Eleventy-Eight Awesome Audition Tips – Part Two

This is a post I promised way back here. I’m gonna be talking material choice. Here are the types of things I consider when choosing audition material.

What are you auditioning for?

Seems obvious, doesn’t it? But you’d be surpised by how many people don’t take this into consideration. If you’re auditioning for Lend Me a Tenor, now might not be the best time to pull out your big death scene monologue. If you’re auditioning for High School Musical, you probably want to save that sheet music for Climb Every Mountain for another day.

Choose material that is similar in tone to the show you’re auditioning for, but unless asked, never perform a song or monologue from the actual play. You might look at other plays by the same other; other songs by the same composer.

Lose your Monologue Book

Monologue books are great resources for classwork and even for competitions, but the problem with them is that everyone else probably has the same books. I’ve watched three people audition with the same monologue in one afternoon. The third person can’t help to have two strikes against them because I’m getting bored before they even start.

The best way to get monologues is to read plays. A lot of plays. And I don’t mean flipping through the pages to find big chunks of text because you’ll be missing out on some great stuff. I often do pieces that I’ve strung together from several pages of a character’s dialogue.

What’s the Journey?

Choose pieces that have a journey (or wrestle a piece into having a journey). By a “journey” I mean that the character is in one emotional state at the beginning of the piece, and through the piece they transform to another emotional state. Don’t pick pieces that are all yelling, or all crying, or all anything. They are boring. If you want to show that you can cry, for example, then start happy and transform through the movement of the monologue. Or start sad and transform to a state of understanding. Oh – and if you want to yell, yell once – one sentence. Any more and they’ll be clawing their eyes out.

Keep it Short

I’ve sat in on auditions and, sad to say, you can tell in the first few words of a monologue whether or not you ever want to see this person again. A long monologue in an audition is an exercise in self-indulgence. Keep it in the two minute range. If they like you then they’ll want to see more (that’s a good thing!). If they don’t like you (or if you’re just not right for the project/season) then you’re not wasting their time or aggravating them.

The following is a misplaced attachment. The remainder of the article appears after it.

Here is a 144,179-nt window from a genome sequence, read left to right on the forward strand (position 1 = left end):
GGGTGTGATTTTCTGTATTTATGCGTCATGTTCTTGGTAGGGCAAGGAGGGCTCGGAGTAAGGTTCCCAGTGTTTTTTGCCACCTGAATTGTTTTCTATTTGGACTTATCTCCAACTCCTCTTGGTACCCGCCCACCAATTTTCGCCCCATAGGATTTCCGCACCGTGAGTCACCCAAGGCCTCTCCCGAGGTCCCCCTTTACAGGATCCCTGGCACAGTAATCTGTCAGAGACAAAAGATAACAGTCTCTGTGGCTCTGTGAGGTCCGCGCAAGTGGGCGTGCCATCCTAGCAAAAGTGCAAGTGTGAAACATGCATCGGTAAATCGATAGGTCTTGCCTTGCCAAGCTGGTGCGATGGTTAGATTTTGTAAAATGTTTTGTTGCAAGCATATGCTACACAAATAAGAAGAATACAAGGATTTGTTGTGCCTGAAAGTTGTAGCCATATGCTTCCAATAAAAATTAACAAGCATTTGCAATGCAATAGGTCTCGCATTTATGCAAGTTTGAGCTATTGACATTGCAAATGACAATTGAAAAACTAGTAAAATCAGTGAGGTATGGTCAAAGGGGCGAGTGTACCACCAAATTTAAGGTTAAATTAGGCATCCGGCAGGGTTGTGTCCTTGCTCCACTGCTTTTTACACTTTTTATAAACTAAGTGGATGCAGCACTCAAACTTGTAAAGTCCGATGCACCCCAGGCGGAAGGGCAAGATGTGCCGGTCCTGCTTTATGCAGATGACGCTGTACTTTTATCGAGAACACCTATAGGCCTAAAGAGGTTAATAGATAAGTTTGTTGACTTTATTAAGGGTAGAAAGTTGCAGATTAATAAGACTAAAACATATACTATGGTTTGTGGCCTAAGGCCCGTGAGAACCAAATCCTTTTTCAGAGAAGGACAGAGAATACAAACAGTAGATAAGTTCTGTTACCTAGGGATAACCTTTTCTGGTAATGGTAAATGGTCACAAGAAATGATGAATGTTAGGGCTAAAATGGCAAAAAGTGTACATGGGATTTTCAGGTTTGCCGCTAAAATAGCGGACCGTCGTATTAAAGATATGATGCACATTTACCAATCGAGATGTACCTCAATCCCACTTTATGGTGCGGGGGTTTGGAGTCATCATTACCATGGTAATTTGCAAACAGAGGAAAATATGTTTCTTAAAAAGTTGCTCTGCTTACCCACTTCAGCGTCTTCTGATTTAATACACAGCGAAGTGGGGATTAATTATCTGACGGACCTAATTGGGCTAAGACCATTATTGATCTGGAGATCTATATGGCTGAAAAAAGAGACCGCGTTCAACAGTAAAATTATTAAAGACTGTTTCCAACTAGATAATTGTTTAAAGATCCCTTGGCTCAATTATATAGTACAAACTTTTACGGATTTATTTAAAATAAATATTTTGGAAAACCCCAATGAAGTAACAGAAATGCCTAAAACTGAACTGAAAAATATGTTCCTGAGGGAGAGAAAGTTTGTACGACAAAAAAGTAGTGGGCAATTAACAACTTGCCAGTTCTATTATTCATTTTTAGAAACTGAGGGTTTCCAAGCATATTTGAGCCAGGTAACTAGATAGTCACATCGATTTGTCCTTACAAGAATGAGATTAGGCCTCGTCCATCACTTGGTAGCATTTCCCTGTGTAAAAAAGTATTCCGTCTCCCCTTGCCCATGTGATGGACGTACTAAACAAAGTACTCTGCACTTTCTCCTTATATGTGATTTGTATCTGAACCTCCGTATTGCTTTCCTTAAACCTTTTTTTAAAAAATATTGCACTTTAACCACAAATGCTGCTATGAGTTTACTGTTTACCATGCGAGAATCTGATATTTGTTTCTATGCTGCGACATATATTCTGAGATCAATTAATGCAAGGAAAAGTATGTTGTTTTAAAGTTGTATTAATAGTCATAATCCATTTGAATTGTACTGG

You can see this for yourself when you watch American Idol. You can usually tell in the first couple of bars whether or not they’re going to Hollywood. They’ll often cut a very good singer off very quickly because there’s no point in continuing, the decision is obvious. Likewise they’ll let a very bad singer go on and on and on, but they only do this because it makes good TV.

Contrast Contrast Contrast

Generally speaking they’ll ask to see two things. Sometimes it’s two monologues, sometimes a monologue and a song, sometimes even two songs. Be sure to choose two pieces that, while still in a comfortable performing range for you, are quite different from each other. Show them as much range as you can possibly show.

Exception: If you’re auditioning for a specific role then you’ll want to want to narrow your pieces to characters similar to the role. You’re trying to make they say to themselves, “Well if she can do this then she could easily handle that.”

My Choices

Here’s how I chose my pieces:

  • What am I auditioning for?
    My audition is what they call a “General Audition.” I’m auditioning for a season of shows as opposed to a specific show. This theatre is doing a fairly contemporary musical (but there really aren’t any roles in it for me), a comedy musical theatre revue, an adaptation of the Narnia books, and a classic musical. There’s one role in the season that I’d particularly like to play so I chose pieces that are going to try to suggest that character to them. I’m going with a character from a Norm Foster play and a Cole Porter song.
  • Lose the monologue book
    Done. My monologue isn’t in any monologue book and isn’t even a monologue in the original play. I’ve assembled it from several pages of dialogue.
  • What’s the journey?
    My monologue, as written, doesn’t have an emotional journey for the character. It comes from an early part of the play and the character’s just being introduced. But it’s written well enough that a journey will work quite nicely . The character is a slick salesman-type and so I’m going to be cocky and confident at the beginning, then slowly get frustrated and belligerent by the end.
    The song has a great inherent journey from sly and coy to specific and overt.
  • Keep it Short
    The song (even as written) clocks in at a minute and a half. Perfect. I’ve done this particular monologue before at about 2.5 minutes but I’ve cut another minute out of it to bring it down to about 1.5 minutes.
  • Contrast Contrast Contrast
    Both the song and monologue have contrast, and the characters are both quite different from each other.

Coming Up

On Wednesday I’ll share my best tips for the actual audition, then on Sunday I’ll tell you all about how the audition actually went!

About the author

Craig Mason